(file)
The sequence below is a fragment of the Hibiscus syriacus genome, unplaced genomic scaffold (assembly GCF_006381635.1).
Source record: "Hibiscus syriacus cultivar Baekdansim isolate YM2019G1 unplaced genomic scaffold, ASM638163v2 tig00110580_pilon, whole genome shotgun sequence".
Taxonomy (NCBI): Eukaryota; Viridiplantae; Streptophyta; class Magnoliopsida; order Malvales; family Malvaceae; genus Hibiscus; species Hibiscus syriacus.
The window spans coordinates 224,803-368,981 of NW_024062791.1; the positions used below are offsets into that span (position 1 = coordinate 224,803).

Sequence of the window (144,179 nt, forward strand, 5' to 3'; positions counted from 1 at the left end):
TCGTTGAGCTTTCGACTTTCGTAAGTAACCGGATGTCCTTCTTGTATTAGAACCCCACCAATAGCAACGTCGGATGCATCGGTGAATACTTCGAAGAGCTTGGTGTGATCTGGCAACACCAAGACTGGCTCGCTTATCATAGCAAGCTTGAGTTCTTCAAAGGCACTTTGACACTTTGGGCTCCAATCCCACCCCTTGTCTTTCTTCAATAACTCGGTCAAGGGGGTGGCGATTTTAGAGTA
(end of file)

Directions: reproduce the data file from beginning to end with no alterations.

The sequence below is a fragment of the Hibiscus syriacus genome, unplaced genomic scaffold (assembly GCF_006381635.1).
Source record: "Hibiscus syriacus cultivar Baekdansim isolate YM2019G1 unplaced genomic scaffold, ASM638163v2 tig00110580_pilon, whole genome shotgun sequence".
Taxonomy (NCBI): Eukaryota; Viridiplantae; Streptophyta; class Magnoliopsida; order Malvales; family Malvaceae; genus Hibiscus; species Hibiscus syriacus.
The window spans coordinates 224,803-368,981 of NW_024062791.1; the positions used below are offsets into that span (position 1 = coordinate 224,803).

Sequence of the window (144,179 nt, forward strand, 5' to 3'; positions counted from 1 at the left end):
TCGTTGAGCTTTCGACTTTCGTAAGTAACCGGATGTCCTTCTTGTATTAGAACCCCACCAATAGCAACGTCGGATGCATCGGTGAATACTTCGAAGAGCTTGGTGTGATCTGGCAACACCAAGACTGGCTCGCTTATCATAGCAAGCTTGAGTTCTTCAAAGGCACTTTGACACTTTGGGCTCCAATCCCACCCCTTGTCTTTCTTCAATAACTCGGTCAAGGGGGTGGCGATTTTAGAGTA